Recently I had the pleasure of a few days out of the office to attend the Dublin Tech Summit. What follows is my attempt to unpack my experience and share some interesting tidbits of information I picked up!

 

Day one

 

After a short trip down to Dublin, I arrived for the 2018 edition of the Dublin Tech Summit. I hadn’t been to it before and wasn’t sure what to expect but after waiting through the entrance queue I was really pleased to find a well co-ordinated and polished event.

Unfortunately, I didn’t manage to make the opening remarks (along with hundreds of others in the queues), instead on arrival I went straight to the first meeting I had pre-arranged. After that, I had a few hours before my next meeting so I used this time to explore the exhibitor area before joining one of the talks.

Exhibitor area

The exhibition space is typically what anyone would come to expect with the usual spattering of managed IT & offshore outsourcing stands mixed in with local enterprise office and large corporates. One surprise addition was to cryptocurrency at the event. It seemed a bit trivial but I guess that’s to be expected at tech events now.

The talks

The summit is divided up into 4x streams:

  • INNOVATIONxTECH
  • FUTURExTECH
  • MUSICxTECH
  • TECHxFACTORY

Each with their own talks and unique speakers, I opted to spend the morning in the Innovation stream.

Jason Cohen – WP Engine

Dublin Tech Summit 2018 - WP Engine
I joined a talk by WP Engine CTO Jason Cohen titled Healthy, Wealthy and Wise. I didn’t read into what he was talking on but he was someone I was interested in hearing speak – his talk initially focussed on how he sold his first business only to see it sold ~7 years later for around $400 million and framed it in the context of whether he had “sold early” or not.

As far as he’s concerned he didn’t and made the case for whether he would have had the ability to grow the company to the scale that it was by it’s new owner. If he had chose to keep it would it have even survived?!

From there he went on to talk about how he started a blog in his spare time but with heavy demand for the site he ran into issues with uptime. This experience lead him to setup another business – WP Engine, and the rest they say is history.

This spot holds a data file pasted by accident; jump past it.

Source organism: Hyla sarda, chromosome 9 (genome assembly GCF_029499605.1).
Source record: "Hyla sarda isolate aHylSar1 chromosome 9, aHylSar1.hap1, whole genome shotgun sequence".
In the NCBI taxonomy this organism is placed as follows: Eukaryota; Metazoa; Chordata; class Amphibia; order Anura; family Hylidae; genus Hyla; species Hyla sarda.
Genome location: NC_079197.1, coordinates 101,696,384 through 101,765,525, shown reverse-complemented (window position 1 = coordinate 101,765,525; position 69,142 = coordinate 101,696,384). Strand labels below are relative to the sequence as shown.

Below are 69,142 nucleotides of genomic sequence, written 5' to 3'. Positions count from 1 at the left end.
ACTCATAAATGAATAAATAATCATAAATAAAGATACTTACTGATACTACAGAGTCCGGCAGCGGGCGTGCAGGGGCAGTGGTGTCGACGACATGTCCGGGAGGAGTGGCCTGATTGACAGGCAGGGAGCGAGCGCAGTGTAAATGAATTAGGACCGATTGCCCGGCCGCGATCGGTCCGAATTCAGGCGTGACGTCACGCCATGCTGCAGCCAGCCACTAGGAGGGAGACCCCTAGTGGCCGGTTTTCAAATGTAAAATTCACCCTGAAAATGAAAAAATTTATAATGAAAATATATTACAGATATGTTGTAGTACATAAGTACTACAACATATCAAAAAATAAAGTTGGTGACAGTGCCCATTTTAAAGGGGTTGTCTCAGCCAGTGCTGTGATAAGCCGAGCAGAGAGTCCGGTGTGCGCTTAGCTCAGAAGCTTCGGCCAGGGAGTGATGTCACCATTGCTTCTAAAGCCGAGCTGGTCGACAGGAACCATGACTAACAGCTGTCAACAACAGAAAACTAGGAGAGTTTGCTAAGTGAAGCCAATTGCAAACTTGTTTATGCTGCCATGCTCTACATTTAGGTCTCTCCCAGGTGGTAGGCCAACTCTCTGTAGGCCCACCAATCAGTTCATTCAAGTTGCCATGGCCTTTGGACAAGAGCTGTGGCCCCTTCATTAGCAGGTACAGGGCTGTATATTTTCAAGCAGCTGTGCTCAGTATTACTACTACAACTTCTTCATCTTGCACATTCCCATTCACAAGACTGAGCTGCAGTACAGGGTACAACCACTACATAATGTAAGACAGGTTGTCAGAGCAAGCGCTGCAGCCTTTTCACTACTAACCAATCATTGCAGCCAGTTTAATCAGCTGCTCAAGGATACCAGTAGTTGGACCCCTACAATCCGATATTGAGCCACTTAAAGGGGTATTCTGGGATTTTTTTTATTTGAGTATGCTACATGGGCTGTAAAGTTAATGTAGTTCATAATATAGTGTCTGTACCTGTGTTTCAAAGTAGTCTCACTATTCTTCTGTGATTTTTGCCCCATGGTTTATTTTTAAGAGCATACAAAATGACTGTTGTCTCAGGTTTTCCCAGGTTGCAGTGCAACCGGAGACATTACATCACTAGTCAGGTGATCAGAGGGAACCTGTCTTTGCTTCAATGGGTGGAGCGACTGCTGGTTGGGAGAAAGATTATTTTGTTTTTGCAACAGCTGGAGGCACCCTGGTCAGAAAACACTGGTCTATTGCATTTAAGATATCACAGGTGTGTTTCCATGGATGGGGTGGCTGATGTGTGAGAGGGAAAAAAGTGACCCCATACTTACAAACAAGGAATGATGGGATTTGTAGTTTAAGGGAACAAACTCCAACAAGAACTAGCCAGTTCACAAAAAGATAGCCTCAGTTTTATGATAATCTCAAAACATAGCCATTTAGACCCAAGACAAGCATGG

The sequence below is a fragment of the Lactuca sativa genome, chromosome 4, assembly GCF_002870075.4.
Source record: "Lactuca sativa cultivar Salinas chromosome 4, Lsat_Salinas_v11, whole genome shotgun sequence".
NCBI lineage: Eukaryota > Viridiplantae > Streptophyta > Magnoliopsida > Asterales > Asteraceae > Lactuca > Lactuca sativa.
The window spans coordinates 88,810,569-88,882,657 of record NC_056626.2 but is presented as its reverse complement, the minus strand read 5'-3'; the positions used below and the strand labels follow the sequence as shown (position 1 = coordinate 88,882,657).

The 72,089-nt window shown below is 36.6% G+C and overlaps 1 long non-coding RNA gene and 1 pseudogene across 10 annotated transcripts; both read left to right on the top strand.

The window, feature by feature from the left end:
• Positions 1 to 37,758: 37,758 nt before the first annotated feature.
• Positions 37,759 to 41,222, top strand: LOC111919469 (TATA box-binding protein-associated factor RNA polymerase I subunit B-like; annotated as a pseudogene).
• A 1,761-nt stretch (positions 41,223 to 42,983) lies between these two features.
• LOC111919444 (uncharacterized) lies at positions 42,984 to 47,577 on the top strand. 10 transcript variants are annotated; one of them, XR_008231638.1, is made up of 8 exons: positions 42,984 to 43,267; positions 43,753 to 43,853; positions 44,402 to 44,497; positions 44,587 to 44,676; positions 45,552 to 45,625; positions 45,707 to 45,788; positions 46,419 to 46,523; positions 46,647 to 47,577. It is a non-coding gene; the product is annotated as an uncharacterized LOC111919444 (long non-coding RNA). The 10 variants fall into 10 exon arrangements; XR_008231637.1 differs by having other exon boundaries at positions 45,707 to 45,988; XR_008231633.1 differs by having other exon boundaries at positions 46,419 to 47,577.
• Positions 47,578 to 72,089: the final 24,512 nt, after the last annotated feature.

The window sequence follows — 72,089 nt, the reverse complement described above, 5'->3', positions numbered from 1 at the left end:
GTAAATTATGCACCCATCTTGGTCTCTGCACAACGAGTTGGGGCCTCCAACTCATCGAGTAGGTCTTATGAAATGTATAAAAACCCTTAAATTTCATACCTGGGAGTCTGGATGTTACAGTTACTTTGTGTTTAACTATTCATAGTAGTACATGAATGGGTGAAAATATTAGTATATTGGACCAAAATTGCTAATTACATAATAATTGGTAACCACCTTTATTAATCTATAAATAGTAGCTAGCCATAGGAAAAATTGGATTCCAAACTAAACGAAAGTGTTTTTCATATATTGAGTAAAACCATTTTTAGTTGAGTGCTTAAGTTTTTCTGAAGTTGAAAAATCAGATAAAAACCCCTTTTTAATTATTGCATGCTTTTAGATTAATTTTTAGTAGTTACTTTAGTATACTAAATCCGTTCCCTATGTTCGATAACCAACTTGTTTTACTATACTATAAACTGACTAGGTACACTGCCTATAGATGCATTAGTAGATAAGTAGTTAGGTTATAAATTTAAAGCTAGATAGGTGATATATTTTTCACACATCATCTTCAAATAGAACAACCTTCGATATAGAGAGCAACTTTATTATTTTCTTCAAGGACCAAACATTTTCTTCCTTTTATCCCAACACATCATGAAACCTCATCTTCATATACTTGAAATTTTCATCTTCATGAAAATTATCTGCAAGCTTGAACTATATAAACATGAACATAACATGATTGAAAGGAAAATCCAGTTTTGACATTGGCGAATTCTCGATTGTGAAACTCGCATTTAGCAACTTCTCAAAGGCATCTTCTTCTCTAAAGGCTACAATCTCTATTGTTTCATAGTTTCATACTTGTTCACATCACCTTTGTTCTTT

WP Engine has grown to a revenue of over $100 million and 80,000 customers with monthly revenue, he talked about how after 4 years he made the decision to appoint a newly hired CEO to help the company grow whilst maintaining culture. He talked about how he found his passion throughout all of this finding the balance of what you’re good at (skill) and what makes you happy (joy).

Sofie Lindbloom – Ideation360

Next on stage was Sofie Lindbloom of Ideation360, her talk was titled “Avoid your Kodak moment – How to setup for continuous innovation”. She gave a fantastic insight into how companies, regardless of size should have an innovation system in place that helps them to innovate referring to the “double diamond” approach of ideation through to selection, decision making, development and in turn commercialisation before realising growth and running a post assessment.

She talked about how projects should fall within Horizon 1-3 style innovation:

  • Horizon 1 – Projects that are within your core investment area with a proven ROI and low risk a.k.a. business as usual
  • Horizon 2 – Innovate and optimise H1 projects or accelerate projects from H3
  • Horizon 3 – 10x ideas with high risk that will ultimately become tomorrows H1 or H2

 Alain Sylvain – Sylvain Labs

Later in the day I joined the FUTURExTECH stream and heard from Alain Sylvain who spoke of the herd mentality in creating a formula for satisfying a super ego, something he feels Waze – the crowd sourced traffic and mapping app accomplishes so well. It was a really well crafted talk that encompassed a very visual storytelling process alongside a relaxed delivery.